Swinging for the Fences in Business
It’s spring, and my thoughts stray to Jupiter. Jupiter, Florida, that is — where the St. Louis Cardinals right now are warming up their muscles and minds, and spring training is in full swing.
I was hired by the St. Louis Cardinals in 2006. But it wasn’t my fielding skills they wanted. It was to train them in mental toughness. I became their first director of Mental Training, and that year the Cardinals went on to win their first World Series in 20 years.
Since that time, I have trained many world-class athletes as well as entrepreneurs and executives using the same techniques I used on that winning team.
It makes sense that the same techniques work on both: There are important parallels between highly productive business leaders and their high-performing athlete counterparts. Business people are prone to many of the same unhelpful behaviors and mindsets as underperforming athletes, which prevent both groups from being at the top of their game.
But business leaders can train their brains in mental toughness. Here are five ways executives can prevent unproductive habits from getting in the way of their personal best.
Focus on the swing, not the home run. By focusing on the target, rather than the process needed to reach it, you may never get there. On a daily basis, rally your energy and courage to tackle those daily goals that have the greatest influence on your performance and, therefore, your success. These are process goals. If your aim is to double your client load in one year, then figure out three specific tasks, or process goals, you need to complete each day that will help you reach that ultimate target. If you are relentless and consistent about completing your three daily process goals, you will succeed.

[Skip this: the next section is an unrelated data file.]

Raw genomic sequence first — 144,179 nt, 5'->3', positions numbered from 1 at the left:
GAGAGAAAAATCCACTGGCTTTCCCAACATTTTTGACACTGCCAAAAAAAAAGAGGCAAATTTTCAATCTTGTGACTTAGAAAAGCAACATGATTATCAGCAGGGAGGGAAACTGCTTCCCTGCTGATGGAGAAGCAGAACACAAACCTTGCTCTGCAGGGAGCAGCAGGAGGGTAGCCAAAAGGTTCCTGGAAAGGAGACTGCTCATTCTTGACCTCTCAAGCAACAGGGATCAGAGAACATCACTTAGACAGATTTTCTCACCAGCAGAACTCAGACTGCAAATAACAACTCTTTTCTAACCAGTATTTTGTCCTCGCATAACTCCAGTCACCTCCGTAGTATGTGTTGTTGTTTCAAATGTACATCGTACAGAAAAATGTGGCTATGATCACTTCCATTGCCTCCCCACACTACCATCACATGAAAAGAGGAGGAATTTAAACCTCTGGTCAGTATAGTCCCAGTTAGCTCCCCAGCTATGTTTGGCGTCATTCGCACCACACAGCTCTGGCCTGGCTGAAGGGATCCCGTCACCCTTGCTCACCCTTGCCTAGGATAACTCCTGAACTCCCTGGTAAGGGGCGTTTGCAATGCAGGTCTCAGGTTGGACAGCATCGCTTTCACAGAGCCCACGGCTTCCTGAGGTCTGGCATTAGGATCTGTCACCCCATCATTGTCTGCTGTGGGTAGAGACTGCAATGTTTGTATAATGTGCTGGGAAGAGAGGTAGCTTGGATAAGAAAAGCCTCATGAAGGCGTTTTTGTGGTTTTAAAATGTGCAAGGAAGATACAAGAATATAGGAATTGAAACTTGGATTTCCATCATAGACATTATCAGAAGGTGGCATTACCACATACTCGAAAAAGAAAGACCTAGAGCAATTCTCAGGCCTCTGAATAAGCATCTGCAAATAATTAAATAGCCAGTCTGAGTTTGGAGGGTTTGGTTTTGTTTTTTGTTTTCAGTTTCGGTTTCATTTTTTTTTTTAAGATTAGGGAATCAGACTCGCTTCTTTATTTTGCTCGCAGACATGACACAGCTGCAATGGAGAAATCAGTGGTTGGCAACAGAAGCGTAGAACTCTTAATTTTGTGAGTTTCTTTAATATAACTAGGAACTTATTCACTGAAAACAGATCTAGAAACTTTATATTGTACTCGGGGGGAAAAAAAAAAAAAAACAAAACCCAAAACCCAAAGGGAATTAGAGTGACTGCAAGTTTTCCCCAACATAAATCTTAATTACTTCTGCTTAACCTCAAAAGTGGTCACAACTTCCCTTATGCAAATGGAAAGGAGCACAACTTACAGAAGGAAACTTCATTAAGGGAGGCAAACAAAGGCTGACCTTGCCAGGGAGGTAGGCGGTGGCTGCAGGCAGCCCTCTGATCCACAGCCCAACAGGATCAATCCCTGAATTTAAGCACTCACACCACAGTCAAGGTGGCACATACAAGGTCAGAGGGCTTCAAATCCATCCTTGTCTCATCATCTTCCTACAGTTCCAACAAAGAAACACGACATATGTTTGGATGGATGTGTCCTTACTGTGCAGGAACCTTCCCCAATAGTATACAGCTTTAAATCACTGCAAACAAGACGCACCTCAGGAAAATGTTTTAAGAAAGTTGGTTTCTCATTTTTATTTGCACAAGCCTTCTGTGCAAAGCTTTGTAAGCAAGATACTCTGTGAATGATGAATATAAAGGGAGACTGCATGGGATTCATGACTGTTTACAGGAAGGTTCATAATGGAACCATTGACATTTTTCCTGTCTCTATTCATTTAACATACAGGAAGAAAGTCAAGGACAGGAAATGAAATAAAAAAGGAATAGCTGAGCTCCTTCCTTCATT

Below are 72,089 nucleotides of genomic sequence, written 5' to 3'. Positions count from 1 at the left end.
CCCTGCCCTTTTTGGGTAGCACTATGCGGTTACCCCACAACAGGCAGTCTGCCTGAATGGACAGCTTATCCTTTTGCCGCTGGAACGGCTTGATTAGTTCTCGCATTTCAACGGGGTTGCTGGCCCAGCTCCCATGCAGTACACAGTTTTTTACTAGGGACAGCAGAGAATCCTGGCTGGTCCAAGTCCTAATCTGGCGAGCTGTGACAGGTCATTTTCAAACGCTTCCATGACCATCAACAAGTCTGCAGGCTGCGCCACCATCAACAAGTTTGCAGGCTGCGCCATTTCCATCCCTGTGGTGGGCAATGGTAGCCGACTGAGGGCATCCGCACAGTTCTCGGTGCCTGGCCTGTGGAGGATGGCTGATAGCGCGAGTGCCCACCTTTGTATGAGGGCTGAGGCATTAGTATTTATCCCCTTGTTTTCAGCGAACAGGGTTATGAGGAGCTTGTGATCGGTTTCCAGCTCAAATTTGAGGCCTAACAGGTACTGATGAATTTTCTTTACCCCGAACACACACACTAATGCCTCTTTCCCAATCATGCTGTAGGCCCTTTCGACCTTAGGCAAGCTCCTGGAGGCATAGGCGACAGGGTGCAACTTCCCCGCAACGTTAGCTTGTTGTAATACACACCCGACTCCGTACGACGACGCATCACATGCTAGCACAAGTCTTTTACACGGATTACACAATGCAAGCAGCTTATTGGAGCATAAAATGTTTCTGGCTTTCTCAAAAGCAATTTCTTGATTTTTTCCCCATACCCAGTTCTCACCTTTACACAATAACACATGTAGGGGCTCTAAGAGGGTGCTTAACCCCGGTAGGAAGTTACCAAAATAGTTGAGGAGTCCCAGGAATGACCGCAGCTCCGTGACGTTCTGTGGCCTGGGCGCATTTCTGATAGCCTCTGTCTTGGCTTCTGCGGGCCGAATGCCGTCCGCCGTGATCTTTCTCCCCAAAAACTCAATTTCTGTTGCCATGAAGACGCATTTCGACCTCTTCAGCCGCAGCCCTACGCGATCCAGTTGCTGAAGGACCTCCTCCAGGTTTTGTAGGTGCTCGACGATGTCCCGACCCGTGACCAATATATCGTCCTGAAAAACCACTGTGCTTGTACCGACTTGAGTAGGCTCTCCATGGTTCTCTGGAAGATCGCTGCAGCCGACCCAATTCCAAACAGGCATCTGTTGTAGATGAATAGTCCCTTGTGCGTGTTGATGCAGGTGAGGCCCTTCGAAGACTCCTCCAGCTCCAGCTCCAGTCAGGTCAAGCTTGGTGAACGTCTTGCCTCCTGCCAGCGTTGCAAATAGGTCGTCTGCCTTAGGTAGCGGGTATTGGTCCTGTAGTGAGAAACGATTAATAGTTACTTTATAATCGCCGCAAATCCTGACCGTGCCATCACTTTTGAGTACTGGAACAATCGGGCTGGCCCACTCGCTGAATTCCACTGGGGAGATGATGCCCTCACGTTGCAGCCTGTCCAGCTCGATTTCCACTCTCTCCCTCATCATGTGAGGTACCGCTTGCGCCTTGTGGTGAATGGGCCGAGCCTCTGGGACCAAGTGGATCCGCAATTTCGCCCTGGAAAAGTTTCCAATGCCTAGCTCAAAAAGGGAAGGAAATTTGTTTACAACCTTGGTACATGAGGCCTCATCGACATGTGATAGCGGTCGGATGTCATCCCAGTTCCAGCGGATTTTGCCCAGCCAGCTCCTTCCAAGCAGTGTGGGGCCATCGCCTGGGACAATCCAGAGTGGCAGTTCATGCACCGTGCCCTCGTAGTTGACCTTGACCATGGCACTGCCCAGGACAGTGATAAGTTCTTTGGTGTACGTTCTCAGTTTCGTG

Keep your eye on the ball. Many driven workers believe that they can answer emails, talk to a client, and check their calendar all at once. But recent research out of Stanford University found that multi-taskers are not only less productive than their single-minded counterparts, they may also suffer from weaker self-control ability. Control your tendency to become distracted. Keep your focus on one task at a time. Turn off your cell phone and shut down your email while you're completing the three process tasks you identified above. The American Psychological Association cites a study showing that multitasking leads to as much as a 40 percent drop in productivity.
Follow your code of conduct. Just as pro athletes have a specific set of rules to follow during and after the game, leaders need to establish their own "not to-do" list. This might include counterproductive tasks such as taking clients after 3:30 p.m., or responding to company emails during family time, or not saying yes right away to a new project, but giving your answer the next day, after you've slept on it. Schedule your calendar rather than letting your calendar schedule you.
Rest and rejuvenate between games. Lack of sleep causes fatigue, a productivity killer. Nearly four out of 10 workers are regularly fatigued, according to a recent study in the Journal of Occupational and Environmental Medicine. The rate of lost productivity for workers with fatigue was 66 percent, compared with 26 percent for workers without fatigue. Total lost productive time averaged 5.6 hours per week for workers with fatigue, compared to 3.3 hours for their counterparts without fatigue.
Get 7-9 hours of sleep per night—and make this a priority.
Don't push through the pain. In sports, this is what causes injury. In the workplace, it's known as "extreme working," and it results in lower performance. New research found that 69 percent of extreme workers — super high achievers who regularly work 60-80 hours a week and are in the top 6 percent of earners — admit that their extreme working habits undermine their health. Most of these workers can't sustain this level of performance, and end up burning out, just like promising athletes who have to sit on the bench all season or retire early because of injuries.
Jason Selk, Ed.D., is the bestselling author of "10-Minute Toughness" (McGraw-Hill, 2008) and "Executive Toughness" (McGraw-Hill, 2011).